HR Director Profile: Ann-Marie Murphy, Group HR Director, New Look

Published on: 5 Jul 2016

HR Director Profile: Ann-Marie Murphy, Group HR Director, New Look

Ann intext

Ann-Marie Murphy looks back at her career and, explains the importance of HR not being one step removed from the business but part of it. See how her two passions – people and retail are now joined together in her new role as HR Director at fashion retailer, New Look.

Early career:

When a management trainee position came up at luxury store, Harrods, Ann-Marie Murphy couldn’t believe her luck. “When I was at school, I decided I wanted to be a buyer for fashion. I was brought up in the East Sussex village of Crowborough but I loved fashion and London, so getting the chance to work for Harrods was fantastic. It came about because I heard two girls at college talking about the trainee scheme so I just decided to apply myself and told my mum that was what I was going to do.” Murphy’s one-application gamble paid off and she quickly realised that she had a natural affinity for people.

“I realised that I didn’t actually want to buy products for Harrods but what I did like doing was working with people and I spent a lot of time in people related areas. I found I was good at talking to people and applying a lot of pragmatism and common sense.   This seemed to work.  I also really enjoyed inducting people into the business and I loved the buzz of fashion and retail.”

After two and a half years and, having gained invaluable experience, Murphy felt it was time to move on.  “There were two types of people at Harrods. Those that joined and stayed for their whole career and those that gained the experience, got the training and moved on. I was the latter.”

She joined British Home Stores (BHS) as their HR and Administration Manager, originally hoping to land the Crawley store but being allocated Putney after a reshuffle of management. “Having Harrods on my CV definitely helped and when I didn’t get the job at Crawley they decided they wanted to accommodate me so they offered me the Putney role and I got my first actual management role,” says Murphy.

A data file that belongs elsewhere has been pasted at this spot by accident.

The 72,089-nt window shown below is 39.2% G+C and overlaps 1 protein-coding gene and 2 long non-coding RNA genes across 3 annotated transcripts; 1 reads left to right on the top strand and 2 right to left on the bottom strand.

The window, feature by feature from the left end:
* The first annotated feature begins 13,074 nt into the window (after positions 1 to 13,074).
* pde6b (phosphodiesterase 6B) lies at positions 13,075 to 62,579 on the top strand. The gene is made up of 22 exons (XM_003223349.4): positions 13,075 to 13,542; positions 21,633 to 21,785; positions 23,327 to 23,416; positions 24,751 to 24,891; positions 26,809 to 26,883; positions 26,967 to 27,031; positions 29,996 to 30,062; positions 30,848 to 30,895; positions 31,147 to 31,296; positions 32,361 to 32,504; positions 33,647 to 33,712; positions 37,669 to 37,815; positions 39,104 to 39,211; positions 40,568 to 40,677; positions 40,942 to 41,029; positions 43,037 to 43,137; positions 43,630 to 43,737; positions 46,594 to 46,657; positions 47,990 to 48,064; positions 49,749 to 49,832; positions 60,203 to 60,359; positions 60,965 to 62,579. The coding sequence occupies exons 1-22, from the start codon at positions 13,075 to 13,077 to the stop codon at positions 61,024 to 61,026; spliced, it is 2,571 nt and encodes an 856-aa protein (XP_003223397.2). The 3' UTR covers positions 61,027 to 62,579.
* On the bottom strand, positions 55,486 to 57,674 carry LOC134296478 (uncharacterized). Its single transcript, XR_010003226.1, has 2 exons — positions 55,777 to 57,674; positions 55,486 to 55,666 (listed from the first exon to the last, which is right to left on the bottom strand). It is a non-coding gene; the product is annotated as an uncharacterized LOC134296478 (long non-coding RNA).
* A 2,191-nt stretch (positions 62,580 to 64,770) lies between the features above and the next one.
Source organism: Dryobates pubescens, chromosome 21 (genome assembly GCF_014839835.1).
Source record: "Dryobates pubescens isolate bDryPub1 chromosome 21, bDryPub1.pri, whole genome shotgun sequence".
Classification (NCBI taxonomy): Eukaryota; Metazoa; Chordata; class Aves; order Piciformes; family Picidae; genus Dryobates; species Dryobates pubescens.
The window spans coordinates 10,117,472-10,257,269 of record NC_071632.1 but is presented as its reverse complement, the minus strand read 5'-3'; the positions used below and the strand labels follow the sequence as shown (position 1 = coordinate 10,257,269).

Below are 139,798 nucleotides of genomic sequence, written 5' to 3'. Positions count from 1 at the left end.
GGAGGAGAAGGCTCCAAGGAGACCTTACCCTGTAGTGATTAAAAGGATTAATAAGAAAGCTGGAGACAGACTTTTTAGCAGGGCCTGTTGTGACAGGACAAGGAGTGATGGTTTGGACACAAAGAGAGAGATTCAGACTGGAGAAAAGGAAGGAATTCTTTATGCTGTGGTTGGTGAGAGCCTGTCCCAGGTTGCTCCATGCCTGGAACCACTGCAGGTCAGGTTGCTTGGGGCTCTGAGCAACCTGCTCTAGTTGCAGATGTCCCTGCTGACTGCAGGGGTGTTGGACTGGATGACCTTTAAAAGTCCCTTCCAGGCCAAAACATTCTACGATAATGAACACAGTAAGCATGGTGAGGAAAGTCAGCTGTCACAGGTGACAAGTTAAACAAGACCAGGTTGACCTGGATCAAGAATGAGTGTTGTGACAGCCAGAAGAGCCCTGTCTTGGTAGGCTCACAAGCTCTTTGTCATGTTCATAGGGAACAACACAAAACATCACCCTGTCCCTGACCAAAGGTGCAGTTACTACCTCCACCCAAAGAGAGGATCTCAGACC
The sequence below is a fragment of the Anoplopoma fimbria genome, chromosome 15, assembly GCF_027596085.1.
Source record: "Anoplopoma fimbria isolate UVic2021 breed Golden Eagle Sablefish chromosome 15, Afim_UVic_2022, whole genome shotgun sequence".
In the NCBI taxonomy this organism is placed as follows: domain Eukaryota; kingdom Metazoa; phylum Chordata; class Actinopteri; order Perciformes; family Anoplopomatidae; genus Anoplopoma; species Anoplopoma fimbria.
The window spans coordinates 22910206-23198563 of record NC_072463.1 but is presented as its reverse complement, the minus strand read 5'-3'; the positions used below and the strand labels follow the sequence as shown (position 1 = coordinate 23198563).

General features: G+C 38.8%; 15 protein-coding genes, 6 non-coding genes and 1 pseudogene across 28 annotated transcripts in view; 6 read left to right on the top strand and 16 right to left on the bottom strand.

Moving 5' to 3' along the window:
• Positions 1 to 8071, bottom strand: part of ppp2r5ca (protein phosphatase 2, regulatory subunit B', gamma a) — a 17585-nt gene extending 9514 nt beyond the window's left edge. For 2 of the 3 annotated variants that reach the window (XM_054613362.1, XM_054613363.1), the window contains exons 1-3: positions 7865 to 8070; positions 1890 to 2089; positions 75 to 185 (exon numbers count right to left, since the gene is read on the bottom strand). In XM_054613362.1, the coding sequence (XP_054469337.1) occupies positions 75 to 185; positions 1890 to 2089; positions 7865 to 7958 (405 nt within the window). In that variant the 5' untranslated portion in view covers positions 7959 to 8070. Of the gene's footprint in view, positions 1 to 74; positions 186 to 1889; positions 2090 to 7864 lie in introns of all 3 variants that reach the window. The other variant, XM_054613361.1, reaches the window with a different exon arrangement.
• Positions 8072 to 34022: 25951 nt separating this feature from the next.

It was a tough role and very hands on, Murphy recalls the daily challenge of reconciling the tills. “As well as the operational side, I also had to manage the staff and that meant having difficult conversations with people who were sometimes twice my age. I remember one particular lady who had terrible body odour! I was in my twenties, she was in her fifties and I had to sit down with her and explain it had been noticed. It was about getting those conversations right, so I said to her that if it was me, I’d want to know about it!” laughs Murphy.

The mid-years:

After a couple of years at the retailer, the business underwent a re-structure and Murphy felt that the positions on offer, which included regional HR management didn’t suit her at that stage. “I was sent on a secondment to the Head Office in Marylebone to stretch me. It was great but the business was starting to struggle and one lunchtime I went into a Manpower recruitment office to see what roles were on offer and I started talking to one of the consultants.  They ended up asking me if I’d like to work as a recruitment consultant.”

Murphy took the leap and it wasn’t long before she was identified as a key talent and was put on the fast track management succession plan. So when a role came up pretty quickly, Murphy filled it, taking on the role of Branch Manager in Redhill, Surrey.

“It was the first moment that I thought, ‘what have I done!’ It was completely different to what I had done before but I had a few clients including Toyota and Lombard and I was good at building relationships and got a buzz out of it. I did the role for about eighteen months but whilst I was good at nurturing the clients I had, I didn’t enjoy finding new ones,” admits Murphy.

When a role for an outsourced Manpower Contract Manager at IBM, the technology giant, came up she applied for it. She started the job in 1992 and over the following six and a half years, she was responsible for a UK wide contract supplying an HR outsourced service for the secretarial and administrative contract workforce within IBM.

Murphy was based at Southbank but says that the outsourced service was in a state and the contract was in jeopardy. “IBM were the customer and I had access to lots of senior people but the contract was on its knees. We had to re-tender against some competitors and we won and I was appointed to take over the UK contract. My role became to manage the contract through a team of five HR/Contract Managers and three trainers providing a complete outsourced HR and management service across the business,” Murphy explains.

It was, Murphy says: “One of the happiest points in my career. I just loved it. There were lots of challenges and it was completely different to what I had done before but I just thrived on it.”

Manpower discussed other broader operational roles but Murphy was clear about her direction, “It was not what I set out to do and it was a hard decision. I wanted to do HR so needed to get experience in HR from a Head Office perspective and I wanted to do my CIPD qualification. I spoke to my manager who thought I was mad to walk away! But they agreed to sponsor me to do the qualification on a part-time basis.”